Falkirk’s Orchard Hotel has said that refusing planning permission for a beer garden that is already in place is likely to have “a devastating impact” on the business.
The town centre hotel said that the new beer garden – on the site of its car park – is “a direct response to the Covid-19 pandemic and all the restrictions imposed on hospitality”.
While businesses in the town were encouraged to create temporary outdoor areas to help during restrictions, the Orchard’s outdoor space was completely revamped over several months.
The scale of the changes meant that planning permission was needed.
Now that final permission is being sought, the application states: “Should the proposal not be consented, we anticipate that this will likely have a devastating impact on our business and in turn would adversely impact on the current and future employment opportunities.”
Owner Stuart Crawford and his team have told planners that temporary use “would have no significant benefit to the business and does not justify the expense to date”.
The beer garden is a fenced off area behind the property, with a range of seating and tables and limited shelters for inclement weather.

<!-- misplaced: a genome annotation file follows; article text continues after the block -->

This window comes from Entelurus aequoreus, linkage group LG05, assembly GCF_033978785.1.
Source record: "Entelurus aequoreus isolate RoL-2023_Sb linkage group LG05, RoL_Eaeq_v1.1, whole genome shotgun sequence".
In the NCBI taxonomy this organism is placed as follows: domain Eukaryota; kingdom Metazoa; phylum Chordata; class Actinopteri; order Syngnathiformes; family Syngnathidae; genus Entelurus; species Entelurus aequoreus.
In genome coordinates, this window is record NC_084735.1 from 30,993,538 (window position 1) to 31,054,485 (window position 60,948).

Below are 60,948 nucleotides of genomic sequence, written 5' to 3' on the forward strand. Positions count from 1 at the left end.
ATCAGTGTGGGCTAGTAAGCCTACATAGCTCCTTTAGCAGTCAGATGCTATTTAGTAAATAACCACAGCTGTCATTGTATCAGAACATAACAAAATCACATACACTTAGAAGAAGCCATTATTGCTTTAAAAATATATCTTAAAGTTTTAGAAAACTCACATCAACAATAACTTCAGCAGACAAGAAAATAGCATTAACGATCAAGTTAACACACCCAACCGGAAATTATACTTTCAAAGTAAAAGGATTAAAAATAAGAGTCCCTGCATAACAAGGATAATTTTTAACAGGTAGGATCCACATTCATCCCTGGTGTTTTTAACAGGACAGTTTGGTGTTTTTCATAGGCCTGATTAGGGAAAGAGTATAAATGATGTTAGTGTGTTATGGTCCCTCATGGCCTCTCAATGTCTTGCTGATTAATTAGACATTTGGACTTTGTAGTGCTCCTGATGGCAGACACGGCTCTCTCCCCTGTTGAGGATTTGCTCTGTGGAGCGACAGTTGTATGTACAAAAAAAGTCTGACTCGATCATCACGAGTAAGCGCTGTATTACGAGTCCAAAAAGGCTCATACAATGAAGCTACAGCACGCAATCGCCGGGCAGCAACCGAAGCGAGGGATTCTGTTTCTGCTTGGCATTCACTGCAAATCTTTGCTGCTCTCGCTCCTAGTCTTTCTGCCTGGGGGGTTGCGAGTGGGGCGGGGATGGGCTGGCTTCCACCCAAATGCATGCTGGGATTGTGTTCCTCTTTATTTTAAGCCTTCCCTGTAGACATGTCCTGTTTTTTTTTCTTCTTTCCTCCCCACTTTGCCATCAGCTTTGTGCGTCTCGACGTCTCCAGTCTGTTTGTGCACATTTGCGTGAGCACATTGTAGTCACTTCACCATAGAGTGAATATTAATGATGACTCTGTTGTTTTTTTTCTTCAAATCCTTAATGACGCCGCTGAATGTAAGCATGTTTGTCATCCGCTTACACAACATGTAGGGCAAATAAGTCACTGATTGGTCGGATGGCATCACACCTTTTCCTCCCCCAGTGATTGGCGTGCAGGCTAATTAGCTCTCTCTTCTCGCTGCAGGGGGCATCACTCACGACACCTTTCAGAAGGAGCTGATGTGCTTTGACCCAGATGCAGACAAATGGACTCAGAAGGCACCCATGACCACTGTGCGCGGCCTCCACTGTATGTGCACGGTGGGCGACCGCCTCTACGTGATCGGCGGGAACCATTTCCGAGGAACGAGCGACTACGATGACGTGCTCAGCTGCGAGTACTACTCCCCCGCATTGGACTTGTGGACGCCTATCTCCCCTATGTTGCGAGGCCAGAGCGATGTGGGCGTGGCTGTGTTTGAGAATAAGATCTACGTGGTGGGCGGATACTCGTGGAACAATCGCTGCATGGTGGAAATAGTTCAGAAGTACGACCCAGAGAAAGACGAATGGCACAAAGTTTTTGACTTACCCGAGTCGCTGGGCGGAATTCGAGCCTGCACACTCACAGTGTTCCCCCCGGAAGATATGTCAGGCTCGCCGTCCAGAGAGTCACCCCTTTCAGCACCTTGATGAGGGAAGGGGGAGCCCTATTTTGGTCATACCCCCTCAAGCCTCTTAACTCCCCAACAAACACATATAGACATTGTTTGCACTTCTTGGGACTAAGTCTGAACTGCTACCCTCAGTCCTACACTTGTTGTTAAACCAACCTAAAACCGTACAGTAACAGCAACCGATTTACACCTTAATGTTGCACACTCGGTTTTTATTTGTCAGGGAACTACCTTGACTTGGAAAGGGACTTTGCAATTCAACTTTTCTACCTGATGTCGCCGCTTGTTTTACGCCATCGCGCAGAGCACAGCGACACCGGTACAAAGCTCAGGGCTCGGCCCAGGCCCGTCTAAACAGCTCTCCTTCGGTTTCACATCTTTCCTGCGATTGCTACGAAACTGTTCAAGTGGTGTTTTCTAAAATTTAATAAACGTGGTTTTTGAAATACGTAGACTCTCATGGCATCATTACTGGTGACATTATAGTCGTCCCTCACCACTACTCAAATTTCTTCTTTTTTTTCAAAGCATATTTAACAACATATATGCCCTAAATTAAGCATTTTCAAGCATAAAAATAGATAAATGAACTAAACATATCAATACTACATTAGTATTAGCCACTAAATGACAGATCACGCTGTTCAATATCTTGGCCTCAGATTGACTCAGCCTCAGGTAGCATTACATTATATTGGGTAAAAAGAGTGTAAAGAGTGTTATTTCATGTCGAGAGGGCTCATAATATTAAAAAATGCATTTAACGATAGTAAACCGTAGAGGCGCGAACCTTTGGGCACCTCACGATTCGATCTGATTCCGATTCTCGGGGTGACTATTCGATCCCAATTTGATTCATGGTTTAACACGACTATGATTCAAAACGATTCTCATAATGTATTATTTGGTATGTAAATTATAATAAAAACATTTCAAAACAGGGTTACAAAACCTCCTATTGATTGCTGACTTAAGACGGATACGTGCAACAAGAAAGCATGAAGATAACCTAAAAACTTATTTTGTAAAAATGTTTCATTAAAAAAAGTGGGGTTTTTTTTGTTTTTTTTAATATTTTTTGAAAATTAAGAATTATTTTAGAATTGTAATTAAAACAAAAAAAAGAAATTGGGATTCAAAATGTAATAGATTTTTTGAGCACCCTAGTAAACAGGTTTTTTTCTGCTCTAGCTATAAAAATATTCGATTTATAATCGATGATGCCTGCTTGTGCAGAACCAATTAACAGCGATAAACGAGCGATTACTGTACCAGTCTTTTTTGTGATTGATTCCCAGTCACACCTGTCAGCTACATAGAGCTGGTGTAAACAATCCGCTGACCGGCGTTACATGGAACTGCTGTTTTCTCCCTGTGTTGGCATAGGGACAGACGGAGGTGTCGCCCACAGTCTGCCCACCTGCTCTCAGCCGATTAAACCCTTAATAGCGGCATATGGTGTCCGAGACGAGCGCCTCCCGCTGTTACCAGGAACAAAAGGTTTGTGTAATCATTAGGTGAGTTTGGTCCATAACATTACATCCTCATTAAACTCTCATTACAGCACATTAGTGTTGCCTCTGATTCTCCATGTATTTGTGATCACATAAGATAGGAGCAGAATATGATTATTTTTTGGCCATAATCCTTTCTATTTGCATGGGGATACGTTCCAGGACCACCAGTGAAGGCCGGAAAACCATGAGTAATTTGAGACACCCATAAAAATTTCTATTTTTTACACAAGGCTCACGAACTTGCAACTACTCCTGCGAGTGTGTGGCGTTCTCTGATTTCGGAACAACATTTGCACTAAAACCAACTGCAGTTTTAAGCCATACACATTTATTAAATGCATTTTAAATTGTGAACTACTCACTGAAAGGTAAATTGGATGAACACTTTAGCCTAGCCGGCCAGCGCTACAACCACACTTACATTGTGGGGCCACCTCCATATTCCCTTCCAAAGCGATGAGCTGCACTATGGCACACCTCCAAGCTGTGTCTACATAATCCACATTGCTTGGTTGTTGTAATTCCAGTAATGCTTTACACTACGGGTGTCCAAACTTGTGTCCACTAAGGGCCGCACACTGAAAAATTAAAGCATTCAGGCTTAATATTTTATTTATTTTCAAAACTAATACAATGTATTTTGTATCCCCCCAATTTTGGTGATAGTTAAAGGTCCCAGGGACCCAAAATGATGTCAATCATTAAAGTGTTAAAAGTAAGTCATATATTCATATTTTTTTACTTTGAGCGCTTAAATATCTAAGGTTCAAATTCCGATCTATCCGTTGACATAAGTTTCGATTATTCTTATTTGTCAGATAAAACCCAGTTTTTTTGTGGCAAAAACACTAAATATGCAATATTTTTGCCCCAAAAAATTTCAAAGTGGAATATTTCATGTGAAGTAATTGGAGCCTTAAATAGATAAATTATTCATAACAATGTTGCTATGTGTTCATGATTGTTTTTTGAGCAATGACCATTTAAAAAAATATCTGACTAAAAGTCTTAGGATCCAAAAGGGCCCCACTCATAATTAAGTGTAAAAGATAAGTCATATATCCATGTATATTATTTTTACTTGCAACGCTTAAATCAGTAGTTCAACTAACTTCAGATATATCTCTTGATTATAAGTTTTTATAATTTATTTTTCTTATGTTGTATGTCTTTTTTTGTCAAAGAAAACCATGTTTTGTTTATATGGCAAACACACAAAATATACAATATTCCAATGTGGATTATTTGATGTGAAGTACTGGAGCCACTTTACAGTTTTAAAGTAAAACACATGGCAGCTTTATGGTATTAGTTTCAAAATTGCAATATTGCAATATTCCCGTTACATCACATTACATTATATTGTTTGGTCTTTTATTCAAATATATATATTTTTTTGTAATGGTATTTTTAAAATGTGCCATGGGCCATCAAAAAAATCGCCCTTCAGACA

The application says that inspiration for the design has been taken from other examples of beer gardens, “particularly those found in Shoreditch, an area of London, which has become synonymous with regeneration and cutting-edge design”.
Not everyone is happy with the arrangements, however.
When applying for an occasional licence before opening, there were several objections by neighbours who said the hotel had previously caused a lot of noise.
They also complained that parking is difficult enough on the street without losing more spaces to the new outdoor drinking area.
This new application states: “A robust management regime is in place to ensure the smooth operation of the business.
“Staff members inspect the beer garden regularly and hours are limited to 10am-10pm. This approach minimises any impact in terms of noise.
“We believe the beer garden operates without any significant impact on adjacent or nearby houses.”
The Orchard is in a B-listed building but the application states that the impact of the work is on the back of the property so will not affect its appearance.
By local democracy reporter Kirsty Paterson